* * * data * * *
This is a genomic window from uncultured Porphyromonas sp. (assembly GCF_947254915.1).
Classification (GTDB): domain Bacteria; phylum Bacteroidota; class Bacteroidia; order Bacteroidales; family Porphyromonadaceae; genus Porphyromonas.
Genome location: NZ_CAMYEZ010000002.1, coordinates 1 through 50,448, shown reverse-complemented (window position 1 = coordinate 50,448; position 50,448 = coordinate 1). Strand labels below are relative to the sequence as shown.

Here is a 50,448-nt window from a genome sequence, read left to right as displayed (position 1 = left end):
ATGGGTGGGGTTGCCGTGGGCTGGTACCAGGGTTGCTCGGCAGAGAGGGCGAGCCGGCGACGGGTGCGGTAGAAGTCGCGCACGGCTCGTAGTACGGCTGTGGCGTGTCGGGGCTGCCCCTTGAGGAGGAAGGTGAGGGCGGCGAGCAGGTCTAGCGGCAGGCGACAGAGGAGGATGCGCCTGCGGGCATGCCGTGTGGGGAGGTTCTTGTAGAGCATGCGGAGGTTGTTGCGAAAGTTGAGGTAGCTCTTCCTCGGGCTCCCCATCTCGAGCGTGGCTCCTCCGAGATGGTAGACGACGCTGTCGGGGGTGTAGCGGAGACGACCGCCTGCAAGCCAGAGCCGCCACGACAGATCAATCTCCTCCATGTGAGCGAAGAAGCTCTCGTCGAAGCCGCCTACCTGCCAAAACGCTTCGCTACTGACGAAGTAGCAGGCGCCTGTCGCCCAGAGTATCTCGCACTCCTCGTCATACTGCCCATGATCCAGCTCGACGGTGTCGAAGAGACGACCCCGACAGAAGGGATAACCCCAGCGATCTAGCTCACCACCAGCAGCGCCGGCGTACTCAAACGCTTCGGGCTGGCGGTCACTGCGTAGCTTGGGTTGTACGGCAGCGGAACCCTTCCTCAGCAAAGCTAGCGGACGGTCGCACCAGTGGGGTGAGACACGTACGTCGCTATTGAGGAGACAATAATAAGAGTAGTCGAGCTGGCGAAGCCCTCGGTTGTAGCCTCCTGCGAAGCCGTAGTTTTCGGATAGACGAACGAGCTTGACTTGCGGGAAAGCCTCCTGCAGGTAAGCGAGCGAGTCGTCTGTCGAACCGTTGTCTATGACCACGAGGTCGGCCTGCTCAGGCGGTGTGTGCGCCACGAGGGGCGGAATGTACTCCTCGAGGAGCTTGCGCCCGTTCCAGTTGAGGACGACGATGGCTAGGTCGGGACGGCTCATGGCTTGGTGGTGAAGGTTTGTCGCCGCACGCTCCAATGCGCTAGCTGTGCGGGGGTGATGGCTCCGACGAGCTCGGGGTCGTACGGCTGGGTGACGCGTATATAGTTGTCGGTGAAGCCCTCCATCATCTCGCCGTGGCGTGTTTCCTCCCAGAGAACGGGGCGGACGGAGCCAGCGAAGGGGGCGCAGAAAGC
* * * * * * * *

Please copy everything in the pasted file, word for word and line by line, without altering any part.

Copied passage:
This is a genomic window from uncultured Porphyromonas sp. (assembly GCF_947254915.1).
Classification (GTDB): domain Bacteria; phylum Bacteroidota; class Bacteroidia; order Bacteroidales; family Porphyromonadaceae; genus Porphyromonas.
Genome location: NZ_CAMYEZ010000002.1, coordinates 1 through 50,448, shown reverse-complemented (window position 1 = coordinate 50,448; position 50,448 = coordinate 1). Strand labels below are relative to the sequence as shown.

Here is a 50,448-nt window from a genome sequence, read left to right as displayed (position 1 = left end):
ATGGGTGGGGTTGCCGTGGGCTGGTACCAGGGTTGCTCGGCAGAGAGGGCGAGCCGGCGACGGGTGCGGTAGAAGTCGCGCACGGCTCGTAGTACGGCTGTGGCGTGTCGGGGCTGCCCCTTGAGGAGGAAGGTGAGGGCGGCGAGCAGGTCTAGCGGCAGGCGACAGAGGAGGATGCGCCTGCGGGCATGCCGTGTGGGGAGGTTCTTGTAGAGCATGCGGAGGTTGTTGCGAAAGTTGAGGTAGCTCTTCCTCGGGCTCCCCATCTCGAGCGTGGCTCCTCCGAGATGGTAGACGACGCTGTCGGGGGTGTAGCGGAGACGACCGCCTGCAAGCCAGAGCCGCCACGACAGATCAATCTCCTCCATGTGAGCGAAGAAGCTCTCGTCGAAGCCGCCTACCTGCCAAAACGCTTCGCTACTGACGAAGTAGCAGGCGCCTGTCGCCCAGAGTATCTCGCACTCCTCGTCATACTGCCCATGATCCAGCTCGACGGTGTCGAAGAGACGACCCCGACAGAAGGGATAACCCCAGCGATCTAGCTCACCACCAGCAGCGCCGGCGTACTCAAACGCTTCGGGCTGGCGGTCACTGCGTAGCTTGGGTTGTACGGCAGCGGAACCCTTCCTCAGCAAAGCTAGCGGACGGTCGCACCAGTGGGGTGAGACACGTACGTCGCTATTGAGGAGACAATAATAAGAGTAGTCGAGCTGGCGAAGCCCTCGGTTGTAGCCTCCTGCGAAGCCGTAGTTTTCGGATAGACGAACGAGCTTGACTTGCGGGAAAGCCTCCTGCAGGTAAGCGAGCGAGTCGTCTGTCGAACCGTTGTCTATGACCACGAGGTCGGCCTGCTCAGGCGGTGTGTGCGCCACGAGGGGCGGAATGTACTCCTCGAGGAGCTTGCGCCCGTTCCAGTTGAGGACGACGATGGCTAGGTCGGGACGGCTCATGGCTTGGTGGTGAAGGTTTGTCGCCGCACGCTCCAATGCGCTAGCTGTGCGGGGGTGATGGCTCCGACGAGCTCGGGGTCGTACGGCTGGGTGACGCGTATATAGTTGTCGGTGAAGCCCTCCATCATCTCGCCGTGGCGTGTTTCCTCCCAGAGAACGGGGCGGACGGAGCCAGCGAAGGGGGCGCAGAAAGC